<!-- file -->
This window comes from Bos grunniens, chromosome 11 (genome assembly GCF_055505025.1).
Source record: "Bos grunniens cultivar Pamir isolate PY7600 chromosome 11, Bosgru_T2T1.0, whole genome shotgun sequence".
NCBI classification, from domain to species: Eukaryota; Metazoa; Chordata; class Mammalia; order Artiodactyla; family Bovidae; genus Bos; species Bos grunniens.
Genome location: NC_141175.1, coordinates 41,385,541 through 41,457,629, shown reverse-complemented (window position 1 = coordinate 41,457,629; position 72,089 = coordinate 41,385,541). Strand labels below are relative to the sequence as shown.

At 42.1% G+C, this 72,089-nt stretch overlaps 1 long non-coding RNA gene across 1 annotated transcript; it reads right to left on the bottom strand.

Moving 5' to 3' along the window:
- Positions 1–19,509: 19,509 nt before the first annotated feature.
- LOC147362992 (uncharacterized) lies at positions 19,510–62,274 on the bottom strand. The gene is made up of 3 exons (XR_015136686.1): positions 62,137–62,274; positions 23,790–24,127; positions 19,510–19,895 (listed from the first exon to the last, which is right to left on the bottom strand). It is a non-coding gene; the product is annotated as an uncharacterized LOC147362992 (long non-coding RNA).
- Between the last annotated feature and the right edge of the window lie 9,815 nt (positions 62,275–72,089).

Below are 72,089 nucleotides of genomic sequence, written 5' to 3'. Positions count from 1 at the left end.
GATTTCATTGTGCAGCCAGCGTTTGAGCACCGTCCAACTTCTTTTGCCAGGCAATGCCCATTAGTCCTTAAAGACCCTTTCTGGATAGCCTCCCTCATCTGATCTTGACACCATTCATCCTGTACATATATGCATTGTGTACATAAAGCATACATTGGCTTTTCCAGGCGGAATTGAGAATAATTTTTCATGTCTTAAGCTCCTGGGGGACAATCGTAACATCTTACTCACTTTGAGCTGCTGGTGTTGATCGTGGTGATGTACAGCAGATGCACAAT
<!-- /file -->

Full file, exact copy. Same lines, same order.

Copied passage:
This window comes from Bos grunniens, chromosome 11 (genome assembly GCF_055505025.1).
Source record: "Bos grunniens cultivar Pamir isolate PY7600 chromosome 11, Bosgru_T2T1.0, whole genome shotgun sequence".
NCBI classification, from domain to species: Eukaryota; Metazoa; Chordata; class Mammalia; order Artiodactyla; family Bovidae; genus Bos; species Bos grunniens.
Genome location: NC_141175.1, coordinates 41,385,541 through 41,457,629, shown reverse-complemented (window position 1 = coordinate 41,457,629; position 72,089 = coordinate 41,385,541). Strand labels below are relative to the sequence as shown.

At 42.1% G+C, this 72,089-nt stretch overlaps 1 long non-coding RNA gene across 1 annotated transcript; it reads right to left on the bottom strand.

Moving 5' to 3' along the window:
- Positions 1–19,509: 19,509 nt before the first annotated feature.
- LOC147362992 (uncharacterized) lies at positions 19,510–62,274 on the bottom strand. The gene is made up of 3 exons (XR_015136686.1): positions 62,137–62,274; positions 23,790–24,127; positions 19,510–19,895 (listed from the first exon to the last, which is right to left on the bottom strand). It is a non-coding gene; the product is annotated as an uncharacterized LOC147362992 (long non-coding RNA).
- Between the last annotated feature and the right edge of the window lie 9,815 nt (positions 62,275–72,089).

Below are 72,089 nucleotides of genomic sequence, written 5' to 3'. Positions count from 1 at the left end.
GATTTCATTGTGCAGCCAGCGTTTGAGCACCGTCCAACTTCTTTTGCCAGGCAATGCCCATTAGTCCTTAAAGACCCTTTCTGGATAGCCTCCCTCATCTGATCTTGACACCATTCATCCTGTACATATATGCATTGTGTACATAAAGCATACATTGGCTTTTCCAGGCGGAATTGAGAATAATTTTTCATGTCTTAAGCTCCTGGGGGACAATCGTAACATCTTACTCACTTTGAGCTGCTGGTGTTGATCGTGGTGATGTACAGCAGATGCACAAT